Aiken, S.C., October 27, 2010 — GE Hitachi Nuclear Energy and Savannah River Nuclear Solutions signed a memorandum of understanding to explore the potential of deploying a prototype of GEH’s Generation IV PRISM reactor as part of a proposed demonstration of small modular reactor technologies at the Department of Energy’s Savannah River Site.
The MOU sets the stage for continued discussions on the potential NRC licensing and deployment of a 299-MW PRISM reactor at the federally owned facility. SRNS is the management and operating contractor for DOE at Savannah River Site.
“This is another step that can put SRS and the region in an important role toward transforming America’s energy future,” said Garry Flowers, president and CEO of SRNS. “We are very pleased to collaborate with GEH to determine the suitability of deploying a prototype Generation IV PRISM reactor at SRS. We believe that SRS is an ideal place to demonstrate the PRISM reactor design as it, and other next generation, small modular reactors, are being considered for the future.”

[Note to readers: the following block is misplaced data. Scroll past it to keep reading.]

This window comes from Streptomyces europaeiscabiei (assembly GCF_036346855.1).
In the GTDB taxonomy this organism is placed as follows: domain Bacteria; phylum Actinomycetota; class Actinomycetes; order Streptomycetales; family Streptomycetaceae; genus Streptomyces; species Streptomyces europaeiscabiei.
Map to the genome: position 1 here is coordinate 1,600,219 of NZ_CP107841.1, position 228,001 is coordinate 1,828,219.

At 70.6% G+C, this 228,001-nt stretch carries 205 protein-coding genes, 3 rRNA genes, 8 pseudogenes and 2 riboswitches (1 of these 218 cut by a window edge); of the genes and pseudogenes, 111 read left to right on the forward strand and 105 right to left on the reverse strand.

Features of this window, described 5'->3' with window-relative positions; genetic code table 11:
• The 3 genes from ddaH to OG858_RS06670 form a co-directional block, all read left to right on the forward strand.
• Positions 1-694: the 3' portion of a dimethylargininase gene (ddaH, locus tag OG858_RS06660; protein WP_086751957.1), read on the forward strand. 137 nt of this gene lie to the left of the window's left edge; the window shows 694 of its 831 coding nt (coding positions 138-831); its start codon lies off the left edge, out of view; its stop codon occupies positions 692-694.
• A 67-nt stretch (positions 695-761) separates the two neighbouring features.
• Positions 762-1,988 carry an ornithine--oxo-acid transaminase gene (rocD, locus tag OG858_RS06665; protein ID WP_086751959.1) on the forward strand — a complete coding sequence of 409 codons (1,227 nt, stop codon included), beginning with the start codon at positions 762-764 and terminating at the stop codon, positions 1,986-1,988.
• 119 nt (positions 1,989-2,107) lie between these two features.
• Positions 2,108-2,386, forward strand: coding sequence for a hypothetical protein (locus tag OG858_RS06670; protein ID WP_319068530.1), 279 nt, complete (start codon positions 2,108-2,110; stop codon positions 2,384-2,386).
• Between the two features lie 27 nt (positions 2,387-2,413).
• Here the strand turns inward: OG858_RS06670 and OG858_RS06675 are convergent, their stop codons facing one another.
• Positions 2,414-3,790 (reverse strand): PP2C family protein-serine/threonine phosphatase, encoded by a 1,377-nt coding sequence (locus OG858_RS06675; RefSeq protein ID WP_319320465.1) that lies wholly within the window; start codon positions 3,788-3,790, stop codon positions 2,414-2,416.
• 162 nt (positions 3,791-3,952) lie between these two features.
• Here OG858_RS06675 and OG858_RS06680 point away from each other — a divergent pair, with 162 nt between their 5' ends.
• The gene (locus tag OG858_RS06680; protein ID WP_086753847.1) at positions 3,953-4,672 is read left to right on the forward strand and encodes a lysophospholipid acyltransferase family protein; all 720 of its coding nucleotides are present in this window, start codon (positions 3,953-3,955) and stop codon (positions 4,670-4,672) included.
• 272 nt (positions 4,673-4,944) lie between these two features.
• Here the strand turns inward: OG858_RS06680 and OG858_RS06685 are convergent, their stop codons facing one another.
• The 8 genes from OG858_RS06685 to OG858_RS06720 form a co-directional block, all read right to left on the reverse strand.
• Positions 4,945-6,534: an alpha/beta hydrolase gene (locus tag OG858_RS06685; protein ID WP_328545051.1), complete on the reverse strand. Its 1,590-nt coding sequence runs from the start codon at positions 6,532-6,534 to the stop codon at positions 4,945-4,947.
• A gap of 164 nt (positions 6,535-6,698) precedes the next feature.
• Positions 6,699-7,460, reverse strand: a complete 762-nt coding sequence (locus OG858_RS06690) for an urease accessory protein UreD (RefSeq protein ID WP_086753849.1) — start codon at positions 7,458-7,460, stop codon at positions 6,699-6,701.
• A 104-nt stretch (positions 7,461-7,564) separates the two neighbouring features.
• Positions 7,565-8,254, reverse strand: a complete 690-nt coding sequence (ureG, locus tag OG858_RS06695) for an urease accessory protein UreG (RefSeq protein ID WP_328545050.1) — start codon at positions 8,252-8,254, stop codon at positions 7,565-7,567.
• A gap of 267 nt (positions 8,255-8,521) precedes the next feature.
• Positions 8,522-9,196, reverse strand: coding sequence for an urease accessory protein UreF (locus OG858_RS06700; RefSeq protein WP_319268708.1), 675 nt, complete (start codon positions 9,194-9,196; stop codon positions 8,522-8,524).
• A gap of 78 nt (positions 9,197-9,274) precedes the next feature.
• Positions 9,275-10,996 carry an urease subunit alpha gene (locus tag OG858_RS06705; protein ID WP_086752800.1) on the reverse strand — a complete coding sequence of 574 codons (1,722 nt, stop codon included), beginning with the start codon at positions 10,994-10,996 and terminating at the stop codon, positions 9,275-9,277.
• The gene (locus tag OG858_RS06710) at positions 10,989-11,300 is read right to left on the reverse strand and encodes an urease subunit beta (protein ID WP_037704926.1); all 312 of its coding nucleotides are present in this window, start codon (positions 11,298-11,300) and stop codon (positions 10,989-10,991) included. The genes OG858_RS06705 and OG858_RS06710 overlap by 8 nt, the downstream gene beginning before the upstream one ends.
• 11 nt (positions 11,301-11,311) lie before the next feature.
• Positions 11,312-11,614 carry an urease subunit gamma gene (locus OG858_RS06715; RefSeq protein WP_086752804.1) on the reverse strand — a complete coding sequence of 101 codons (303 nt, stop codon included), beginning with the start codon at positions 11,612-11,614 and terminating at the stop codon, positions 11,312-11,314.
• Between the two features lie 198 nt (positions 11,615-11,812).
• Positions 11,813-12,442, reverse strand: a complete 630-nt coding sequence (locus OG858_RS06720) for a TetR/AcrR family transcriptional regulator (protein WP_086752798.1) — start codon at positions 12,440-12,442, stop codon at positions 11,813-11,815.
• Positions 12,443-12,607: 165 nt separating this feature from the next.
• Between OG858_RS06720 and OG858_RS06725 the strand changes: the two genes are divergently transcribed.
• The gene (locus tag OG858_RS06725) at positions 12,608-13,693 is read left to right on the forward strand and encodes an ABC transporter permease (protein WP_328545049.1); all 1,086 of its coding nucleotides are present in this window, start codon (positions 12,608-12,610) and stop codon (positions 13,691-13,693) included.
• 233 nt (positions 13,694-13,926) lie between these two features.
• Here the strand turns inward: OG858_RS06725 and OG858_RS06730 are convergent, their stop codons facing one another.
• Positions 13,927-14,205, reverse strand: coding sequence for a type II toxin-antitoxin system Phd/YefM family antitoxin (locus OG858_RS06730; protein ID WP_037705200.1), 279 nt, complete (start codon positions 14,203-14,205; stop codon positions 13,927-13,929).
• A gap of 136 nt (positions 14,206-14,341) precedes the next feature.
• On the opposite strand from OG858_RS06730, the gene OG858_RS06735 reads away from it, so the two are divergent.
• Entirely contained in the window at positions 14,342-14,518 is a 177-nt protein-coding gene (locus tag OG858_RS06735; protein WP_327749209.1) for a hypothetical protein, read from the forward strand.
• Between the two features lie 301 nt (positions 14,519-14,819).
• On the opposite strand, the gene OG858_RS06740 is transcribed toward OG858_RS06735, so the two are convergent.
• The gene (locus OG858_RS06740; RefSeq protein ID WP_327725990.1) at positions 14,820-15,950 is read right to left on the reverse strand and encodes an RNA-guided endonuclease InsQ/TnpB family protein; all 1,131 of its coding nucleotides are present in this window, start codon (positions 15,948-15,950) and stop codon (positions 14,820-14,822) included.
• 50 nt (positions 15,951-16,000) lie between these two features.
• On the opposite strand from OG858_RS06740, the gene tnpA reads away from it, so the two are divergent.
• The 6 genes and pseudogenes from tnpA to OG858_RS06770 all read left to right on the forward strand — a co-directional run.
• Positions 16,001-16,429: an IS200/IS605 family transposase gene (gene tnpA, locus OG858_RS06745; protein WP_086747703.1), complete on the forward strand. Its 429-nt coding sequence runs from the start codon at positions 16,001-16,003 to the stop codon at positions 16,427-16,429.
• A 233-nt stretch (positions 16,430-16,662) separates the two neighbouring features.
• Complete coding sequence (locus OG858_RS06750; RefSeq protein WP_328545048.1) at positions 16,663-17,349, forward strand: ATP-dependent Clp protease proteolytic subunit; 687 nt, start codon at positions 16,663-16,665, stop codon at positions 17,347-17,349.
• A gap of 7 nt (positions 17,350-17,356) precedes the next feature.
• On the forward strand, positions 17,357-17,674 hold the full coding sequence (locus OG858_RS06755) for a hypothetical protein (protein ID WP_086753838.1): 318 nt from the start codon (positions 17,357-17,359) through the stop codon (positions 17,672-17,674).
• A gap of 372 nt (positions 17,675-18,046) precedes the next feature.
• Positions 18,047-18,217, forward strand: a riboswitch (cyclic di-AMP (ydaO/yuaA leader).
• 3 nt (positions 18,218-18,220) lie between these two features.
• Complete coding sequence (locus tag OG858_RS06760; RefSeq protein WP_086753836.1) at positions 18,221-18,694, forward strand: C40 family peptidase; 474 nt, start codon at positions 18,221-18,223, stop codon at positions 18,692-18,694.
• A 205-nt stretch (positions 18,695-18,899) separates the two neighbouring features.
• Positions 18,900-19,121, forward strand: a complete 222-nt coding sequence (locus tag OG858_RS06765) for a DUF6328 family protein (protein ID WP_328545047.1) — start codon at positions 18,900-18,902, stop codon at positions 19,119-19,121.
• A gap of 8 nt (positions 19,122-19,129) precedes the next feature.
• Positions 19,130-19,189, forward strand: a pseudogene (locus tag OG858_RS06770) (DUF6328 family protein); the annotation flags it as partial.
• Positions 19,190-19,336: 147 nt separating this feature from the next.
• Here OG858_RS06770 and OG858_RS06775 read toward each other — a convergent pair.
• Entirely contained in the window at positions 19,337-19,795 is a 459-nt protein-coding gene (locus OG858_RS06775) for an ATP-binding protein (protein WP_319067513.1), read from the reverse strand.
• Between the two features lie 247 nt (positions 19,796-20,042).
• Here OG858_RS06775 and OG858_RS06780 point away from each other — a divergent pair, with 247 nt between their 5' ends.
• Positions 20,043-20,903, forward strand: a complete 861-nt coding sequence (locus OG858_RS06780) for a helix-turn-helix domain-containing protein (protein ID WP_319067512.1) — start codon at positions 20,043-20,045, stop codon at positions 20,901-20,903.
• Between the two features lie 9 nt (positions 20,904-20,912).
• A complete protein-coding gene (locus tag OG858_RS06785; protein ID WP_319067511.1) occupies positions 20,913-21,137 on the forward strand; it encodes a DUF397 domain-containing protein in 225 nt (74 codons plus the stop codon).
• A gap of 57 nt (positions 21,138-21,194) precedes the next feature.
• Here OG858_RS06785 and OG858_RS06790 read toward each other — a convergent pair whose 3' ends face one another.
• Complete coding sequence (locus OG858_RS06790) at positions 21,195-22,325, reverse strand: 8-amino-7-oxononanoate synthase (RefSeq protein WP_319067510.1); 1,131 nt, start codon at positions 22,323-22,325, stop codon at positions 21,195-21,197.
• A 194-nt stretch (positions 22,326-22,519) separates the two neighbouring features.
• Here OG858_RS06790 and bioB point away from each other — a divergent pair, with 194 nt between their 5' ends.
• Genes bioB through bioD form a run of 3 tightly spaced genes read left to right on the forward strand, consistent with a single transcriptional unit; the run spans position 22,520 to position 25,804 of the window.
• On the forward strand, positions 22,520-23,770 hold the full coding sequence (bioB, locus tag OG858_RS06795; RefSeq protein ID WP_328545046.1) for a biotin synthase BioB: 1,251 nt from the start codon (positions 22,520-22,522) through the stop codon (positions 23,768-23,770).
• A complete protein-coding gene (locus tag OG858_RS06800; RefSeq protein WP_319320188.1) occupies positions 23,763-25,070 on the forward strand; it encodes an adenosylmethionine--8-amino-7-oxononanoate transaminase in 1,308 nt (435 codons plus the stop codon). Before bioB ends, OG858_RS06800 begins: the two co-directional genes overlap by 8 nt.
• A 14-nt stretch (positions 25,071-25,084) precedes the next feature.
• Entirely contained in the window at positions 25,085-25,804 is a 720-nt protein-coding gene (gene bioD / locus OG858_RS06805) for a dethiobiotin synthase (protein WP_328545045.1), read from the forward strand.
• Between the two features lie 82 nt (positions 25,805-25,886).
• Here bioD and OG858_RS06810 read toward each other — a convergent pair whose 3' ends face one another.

The PRISM reactor design, which completed U.S. Nuclear Regulatory Commission pre-application reviews in 1994, is an advanced, Generation IV reactor technology that builds on our nation’s research and development of sodium cooled reactors. A key attribute of PRISM technology is that it generates additional electricity from recycling used nuclear fuel.
“Working with SRNS towards the possibility of implementing our Generation IV PRISM reactor design is a major step,” said Caroline Reda, president and CEO of GEH. “We look forward to continuing discussions with SRNS on advanced modular reactor technologies, especially if they help the U.S. to maintain its global leadership role in nuclear technology.”
SRNS has been actively working with industry and stakeholder groups on the development of energy security initiatives for DOE to consider at SRS. “We think PRISM can be ideally suited to support one of the SRNS initiatives, as PRISM technology has the potential to address many of the nuclear fuel challenges we face today,” Reda said.